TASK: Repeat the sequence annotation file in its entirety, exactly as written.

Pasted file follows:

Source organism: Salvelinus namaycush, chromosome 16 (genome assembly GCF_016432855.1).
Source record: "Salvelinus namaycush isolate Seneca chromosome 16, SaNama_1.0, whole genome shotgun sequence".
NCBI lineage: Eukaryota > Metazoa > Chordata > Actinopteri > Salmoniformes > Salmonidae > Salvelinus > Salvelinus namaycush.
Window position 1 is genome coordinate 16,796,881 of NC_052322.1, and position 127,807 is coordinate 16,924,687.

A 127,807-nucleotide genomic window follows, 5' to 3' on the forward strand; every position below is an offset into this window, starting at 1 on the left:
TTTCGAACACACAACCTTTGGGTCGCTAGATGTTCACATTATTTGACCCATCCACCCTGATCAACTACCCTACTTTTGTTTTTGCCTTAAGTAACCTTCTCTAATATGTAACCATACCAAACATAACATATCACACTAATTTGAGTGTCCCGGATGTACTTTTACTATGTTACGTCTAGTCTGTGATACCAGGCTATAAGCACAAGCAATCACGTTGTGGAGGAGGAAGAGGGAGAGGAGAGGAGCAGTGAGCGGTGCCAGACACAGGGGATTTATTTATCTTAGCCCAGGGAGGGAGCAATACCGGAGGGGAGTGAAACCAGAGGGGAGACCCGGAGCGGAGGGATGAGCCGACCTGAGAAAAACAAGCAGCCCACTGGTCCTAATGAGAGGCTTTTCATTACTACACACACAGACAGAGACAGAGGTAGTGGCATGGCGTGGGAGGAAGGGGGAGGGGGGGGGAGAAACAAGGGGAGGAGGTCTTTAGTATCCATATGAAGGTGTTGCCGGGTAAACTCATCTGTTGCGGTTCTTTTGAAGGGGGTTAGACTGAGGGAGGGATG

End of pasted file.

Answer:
Source organism: Salvelinus namaycush, chromosome 16 (genome assembly GCF_016432855.1).
Source record: "Salvelinus namaycush isolate Seneca chromosome 16, SaNama_1.0, whole genome shotgun sequence".
NCBI lineage: Eukaryota > Metazoa > Chordata > Actinopteri > Salmoniformes > Salmonidae > Salvelinus > Salvelinus namaycush.
Window position 1 is genome coordinate 16,796,881 of NC_052322.1, and position 127,807 is coordinate 16,924,687.

A 127,807-nucleotide genomic window follows, 5' to 3' on the forward strand; every position below is an offset into this window, starting at 1 on the left:
TTTCGAACACACAACCTTTGGGTCGCTAGATGTTCACATTATTTGACCCATCCACCCTGATCAACTACCCTACTTTTGTTTTTGCCTTAAGTAACCTTCTCTAATATGTAACCATACCAAACATAACATATCACACTAATTTGAGTGTCCCGGATGTACTTTTACTATGTTACGTCTAGTCTGTGATACCAGGCTATAAGCACAAGCAATCACGTTGTGGAGGAGGAAGAGGGAGAGGAGAGGAGCAGTGAGCGGTGCCAGACACAGGGGATTTATTTATCTTAGCCCAGGGAGGGAGCAATACCGGAGGGGAGTGAAACCAGAGGGGAGACCCGGAGCGGAGGGATGAGCCGACCTGAGAAAAACAAGCAGCCCACTGGTCCTAATGAGAGGCTTTTCATTACTACACACACAGACAGAGACAGAGGTAGTGGCATGGCGTGGGAGGAAGGGGGAGGGGGGGGGAGAAACAAGGGGAGGAGGTCTTTAGTATCCATATGAAGGTGTTGCCGGGTAAACTCATCTGTTGCGGTTCTTTTGAAGGGGGTTAGACTGAGGGAGGGATG